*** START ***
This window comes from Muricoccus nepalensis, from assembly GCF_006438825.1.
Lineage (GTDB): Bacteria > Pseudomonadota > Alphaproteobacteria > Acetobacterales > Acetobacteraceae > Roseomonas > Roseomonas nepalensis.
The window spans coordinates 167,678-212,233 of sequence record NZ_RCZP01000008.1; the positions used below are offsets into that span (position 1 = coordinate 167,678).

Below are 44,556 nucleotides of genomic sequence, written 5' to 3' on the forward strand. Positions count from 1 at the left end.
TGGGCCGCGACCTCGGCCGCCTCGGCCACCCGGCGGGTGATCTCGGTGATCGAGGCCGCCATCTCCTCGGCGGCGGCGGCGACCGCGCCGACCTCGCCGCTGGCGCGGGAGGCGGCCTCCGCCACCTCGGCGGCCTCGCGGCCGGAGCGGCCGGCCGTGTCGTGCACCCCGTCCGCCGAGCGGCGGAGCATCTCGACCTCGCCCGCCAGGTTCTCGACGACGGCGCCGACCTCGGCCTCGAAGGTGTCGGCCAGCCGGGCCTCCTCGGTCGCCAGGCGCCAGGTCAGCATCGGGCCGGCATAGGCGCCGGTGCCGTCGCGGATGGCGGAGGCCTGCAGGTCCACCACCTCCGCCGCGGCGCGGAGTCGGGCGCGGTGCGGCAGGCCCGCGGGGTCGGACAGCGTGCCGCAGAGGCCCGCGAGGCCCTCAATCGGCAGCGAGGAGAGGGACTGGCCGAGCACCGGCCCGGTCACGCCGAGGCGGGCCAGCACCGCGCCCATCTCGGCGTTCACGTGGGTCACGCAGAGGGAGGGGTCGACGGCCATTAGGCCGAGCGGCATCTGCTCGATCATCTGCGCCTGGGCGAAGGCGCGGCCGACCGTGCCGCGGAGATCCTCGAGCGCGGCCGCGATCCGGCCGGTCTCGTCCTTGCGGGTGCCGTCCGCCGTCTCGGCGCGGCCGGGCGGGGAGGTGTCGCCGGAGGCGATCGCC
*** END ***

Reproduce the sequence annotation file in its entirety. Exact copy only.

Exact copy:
This window comes from Muricoccus nepalensis, from assembly GCF_006438825.1.
Lineage (GTDB): Bacteria > Pseudomonadota > Alphaproteobacteria > Acetobacterales > Acetobacteraceae > Roseomonas > Roseomonas nepalensis.
The window spans coordinates 167,678-212,233 of sequence record NZ_RCZP01000008.1; the positions used below are offsets into that span (position 1 = coordinate 167,678).

Below are 44,556 nucleotides of genomic sequence, written 5' to 3' on the forward strand. Positions count from 1 at the left end.
TGGGCCGCGACCTCGGCCGCCTCGGCCACCCGGCGGGTGATCTCGGTGATCGAGGCCGCCATCTCCTCGGCGGCGGCGGCGACCGCGCCGACCTCGCCGCTGGCGCGGGAGGCGGCCTCCGCCACCTCGGCGGCCTCGCGGCCGGAGCGGCCGGCCGTGTCGTGCACCCCGTCCGCCGAGCGGCGGAGCATCTCGACCTCGCCCGCCAGGTTCTCGACGACGGCGCCGACCTCGGCCTCGAAGGTGTCGGCCAGCCGGGCCTCCTCGGTCGCCAGGCGCCAGGTCAGCATCGGGCCGGCATAGGCGCCGGTGCCGTCGCGGATGGCGGAGGCCTGCAGGTCCACCACCTCCGCCGCGGCGCGGAGTCGGGCGCGGTGCGGCAGGCCCGCGGGGTCGGACAGCGTGCCGCAGAGGCCCGCGAGGCCCTCAATCGGCAGCGAGGAGAGGGACTGGCCGAGCACCGGCCCGGTCACGCCGAGGCGGGCCAGCACCGCGCCCATCTCGGCGTTCACGTGGGTCACGCAGAGGGAGGGGTCGACGGCCATTAGGCCGAGCGGCATCTGCTCGATCATCTGCGCCTGGGCGAAGGCGCGGCCGACCGTGCCGCGGAGATCCTCGAGCGCGGCCGCGATCCGGCCGGTCTCGTCCTTGCGGGTGCCGTCCGCCGTCTCGGCGCGGCCGGGCGGGGAGGTGTCGCCGGAGGCGATCGCC